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BBC – The Human Animal (1994) 6of6 Beyond Survival

BBC The Human Animal 6of6 Beyond Survival
Join zoologist Desmond Morris in this fascinating documentary series as he goes out into the field and studies, in its natural habitat, the most interesting and odd animal of all: humans.
Six-part series shows that, however much we may think we have evolved from our animal ancestors, our instincts and behaviour are still rooted in our animal past. By denying this inheritance we are in danger of destroying everything we have strived so hard to create.
Despite the different skin colours, beliefs and rituals to be found in the 5000 million human beings alive today, we actually all share an almost identical genetic heritage.
In this portrait of the human species, Desmond Morris takes us right to the centre of human existence and explores all aspects of human life and behaviour. From the way we rear our young to the common use of certain facial gestures, Morris covers a fascinating variety of subjects: how our hunting instincts have been channelled into an extraordinary range of sporting activities; how the modern art world can trace its roots back to an early primate picking up a stone resembling a face; how different courtship rituals across the world reflect the universal emotion of love.
Desmond Morris also looks at some of the damaging consequences that can be seen when we try to deny our animal heritage: how territorial fights erupt when the tribal systems within our overcrowded cities break down, and how human relationships disintegrate when natural social or sexual patterns change.

A BBC Production in association with The Discovery Channel

BBC - The Human Animal  (1994) Part 1: The Language of the Body
In this first episode, Morris takes us through a world-wide tour of cultural body language differences, emphasizing the well known awkward situations they can produce for those unaware of such differences. More importantly, however, Morris digs deeper and finds that beyond the superficial differences there are biological similarities that turn out to be virtually universal, a product of our evolutionary history, so much so that we share many of them with our closest cousins: chimpanzees.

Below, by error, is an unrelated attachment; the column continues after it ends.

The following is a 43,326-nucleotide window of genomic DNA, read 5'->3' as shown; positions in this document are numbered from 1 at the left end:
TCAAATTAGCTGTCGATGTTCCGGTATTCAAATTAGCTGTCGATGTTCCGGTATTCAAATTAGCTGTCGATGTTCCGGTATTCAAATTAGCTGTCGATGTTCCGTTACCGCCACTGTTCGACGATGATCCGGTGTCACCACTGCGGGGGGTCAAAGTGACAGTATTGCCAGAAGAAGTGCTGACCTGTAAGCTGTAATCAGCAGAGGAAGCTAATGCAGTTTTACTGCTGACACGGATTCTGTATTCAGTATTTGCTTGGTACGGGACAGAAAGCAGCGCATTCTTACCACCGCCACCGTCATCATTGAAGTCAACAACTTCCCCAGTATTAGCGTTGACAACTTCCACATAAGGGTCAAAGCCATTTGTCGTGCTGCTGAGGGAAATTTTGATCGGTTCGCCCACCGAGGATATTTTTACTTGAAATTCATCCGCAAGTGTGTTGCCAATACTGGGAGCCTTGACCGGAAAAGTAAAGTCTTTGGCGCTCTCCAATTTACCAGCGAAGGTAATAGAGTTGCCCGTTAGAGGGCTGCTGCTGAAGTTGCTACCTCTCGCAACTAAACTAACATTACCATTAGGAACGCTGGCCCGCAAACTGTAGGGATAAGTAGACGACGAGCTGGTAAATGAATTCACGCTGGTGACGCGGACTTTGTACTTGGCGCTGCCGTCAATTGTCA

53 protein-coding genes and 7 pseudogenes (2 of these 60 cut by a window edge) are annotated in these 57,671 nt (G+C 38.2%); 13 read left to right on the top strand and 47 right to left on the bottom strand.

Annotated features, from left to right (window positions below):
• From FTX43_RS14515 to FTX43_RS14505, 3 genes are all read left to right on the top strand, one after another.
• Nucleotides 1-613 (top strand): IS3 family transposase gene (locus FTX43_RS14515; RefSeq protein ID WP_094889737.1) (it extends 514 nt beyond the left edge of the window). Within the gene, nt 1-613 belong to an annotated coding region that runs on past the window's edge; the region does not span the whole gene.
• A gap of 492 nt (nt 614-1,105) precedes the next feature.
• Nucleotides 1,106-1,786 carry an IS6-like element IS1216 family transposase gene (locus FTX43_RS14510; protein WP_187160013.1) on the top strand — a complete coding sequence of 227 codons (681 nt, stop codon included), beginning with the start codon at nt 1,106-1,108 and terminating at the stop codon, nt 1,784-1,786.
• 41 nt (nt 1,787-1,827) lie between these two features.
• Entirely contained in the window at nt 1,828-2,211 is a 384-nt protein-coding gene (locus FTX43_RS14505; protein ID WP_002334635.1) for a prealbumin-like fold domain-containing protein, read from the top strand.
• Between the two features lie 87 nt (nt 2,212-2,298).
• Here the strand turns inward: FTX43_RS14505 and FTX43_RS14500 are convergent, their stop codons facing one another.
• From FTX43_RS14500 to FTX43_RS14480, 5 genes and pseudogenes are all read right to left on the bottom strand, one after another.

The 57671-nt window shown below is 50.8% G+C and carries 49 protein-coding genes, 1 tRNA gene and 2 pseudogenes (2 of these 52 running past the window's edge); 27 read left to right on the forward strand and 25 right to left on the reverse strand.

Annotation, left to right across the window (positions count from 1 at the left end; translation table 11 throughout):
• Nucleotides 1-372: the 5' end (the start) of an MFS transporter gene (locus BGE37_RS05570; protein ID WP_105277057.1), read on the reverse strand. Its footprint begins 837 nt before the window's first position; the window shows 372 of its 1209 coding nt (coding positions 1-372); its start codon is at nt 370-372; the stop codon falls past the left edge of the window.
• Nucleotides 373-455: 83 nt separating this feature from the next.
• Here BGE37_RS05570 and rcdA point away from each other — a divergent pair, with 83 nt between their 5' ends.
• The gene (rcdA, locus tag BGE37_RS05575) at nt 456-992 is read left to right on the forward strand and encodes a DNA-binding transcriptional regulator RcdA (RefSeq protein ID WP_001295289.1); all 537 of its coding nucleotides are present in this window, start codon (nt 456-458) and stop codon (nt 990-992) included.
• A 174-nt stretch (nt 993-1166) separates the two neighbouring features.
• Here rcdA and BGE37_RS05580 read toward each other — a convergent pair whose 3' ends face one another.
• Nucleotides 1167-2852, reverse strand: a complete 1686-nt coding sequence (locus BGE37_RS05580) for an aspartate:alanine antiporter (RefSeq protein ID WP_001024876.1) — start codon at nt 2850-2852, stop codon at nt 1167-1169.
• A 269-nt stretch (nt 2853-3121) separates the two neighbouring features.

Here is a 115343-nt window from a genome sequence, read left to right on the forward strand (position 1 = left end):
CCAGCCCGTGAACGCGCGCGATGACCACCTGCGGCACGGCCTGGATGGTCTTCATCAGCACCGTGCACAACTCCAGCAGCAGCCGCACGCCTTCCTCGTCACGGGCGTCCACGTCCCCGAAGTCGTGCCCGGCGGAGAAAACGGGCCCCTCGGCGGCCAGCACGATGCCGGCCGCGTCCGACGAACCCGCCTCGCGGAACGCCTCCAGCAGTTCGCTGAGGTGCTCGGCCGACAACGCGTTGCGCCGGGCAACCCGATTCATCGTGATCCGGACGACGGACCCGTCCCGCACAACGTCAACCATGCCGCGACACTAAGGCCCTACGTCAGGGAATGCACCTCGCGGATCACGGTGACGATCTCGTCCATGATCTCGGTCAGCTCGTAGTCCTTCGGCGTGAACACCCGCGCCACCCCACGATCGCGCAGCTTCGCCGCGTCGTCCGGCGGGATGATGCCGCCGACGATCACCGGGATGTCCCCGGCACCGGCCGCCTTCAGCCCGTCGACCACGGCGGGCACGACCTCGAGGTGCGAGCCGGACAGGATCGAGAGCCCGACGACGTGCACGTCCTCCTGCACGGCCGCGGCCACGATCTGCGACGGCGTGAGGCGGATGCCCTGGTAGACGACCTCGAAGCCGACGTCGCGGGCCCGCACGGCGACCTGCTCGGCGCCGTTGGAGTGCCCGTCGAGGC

BBC - The Human Animal  (1994) Part 2: The Hunting Ape
Believe it or not, our eating habits express a lot about our identity as a species, and reveal our unique evolutionary history. Join zoologist Desmond Morris in this second part of The Human Animal documentary series as he traces back our ancestry from arboreal gatherers to bipedal hunters. Learn how so many of the habits we take for granted as simply aesthetic and non-functional, even those seemingly separate from feeding, reveal many of the instincts that our ancestors acquired long ago due to powerful evolutionary selection pressures, and the implications of many of those adaptations in our modern world.


BBC - The Human Animal  (1994) Part 3: The Human Zoo
Continuing his fascinating study of the human species, Desmond Morris explores the evolutionary and psychological implications of modern city-living, a kind of environment to which our genes have not yet had time to adapt. In the process, and despite seemingly vast cultural differences, Morris reveals a very odd species replete with arbitrary beliefs, rituals and traditions that work as mechanisms of social cohesion and group identity.


BBC - The Human Animal  (1994) Part 4: The Biology of Love
Episode four, The Biology of Love, explores the profound impact standing upright had on our sexuality and how this simple anatomic fact affect all our lives today. Morris analyzes how patterns of behaviour and signals of health and fertility evolved to ensure pair-bonding and genetic survival, ultimately underpinning many of our romantic quests and decisions. From the stages of courtship to the aesthetics of physical beauty, the segment looks at the very foundations of our sexual behavior.


BBC - The Human Animal  (1994) Part 5: The Immortal Genes
Desmond Morris looks at the natural history of the human parent and child. Why do homo sapiens devote more time to raising their young than any other animal? What makes parents sacrifice so much for their children, and why, once the offspring have been raised, don’t humans simply die off as other creatures do? Desmond reveals how children offer a way of overcoming death itself.


BBC - The Human Animal  (1994) Part 6: Beyond Survival
The final part of the series, Beyond Survival, addresses the question we’ve all been asking ourselves since the very first rub with the program’s premise: Are we really merely another animal? And, if so, why do we have things like art, music, literature and philosophy? Morris concludes by exploring the deepest humanness of humans — what we do and who we become once we have our basic needs for food and shelter met. The episode explores concepts like creativity, artistic progression, play and symbolic thinking.

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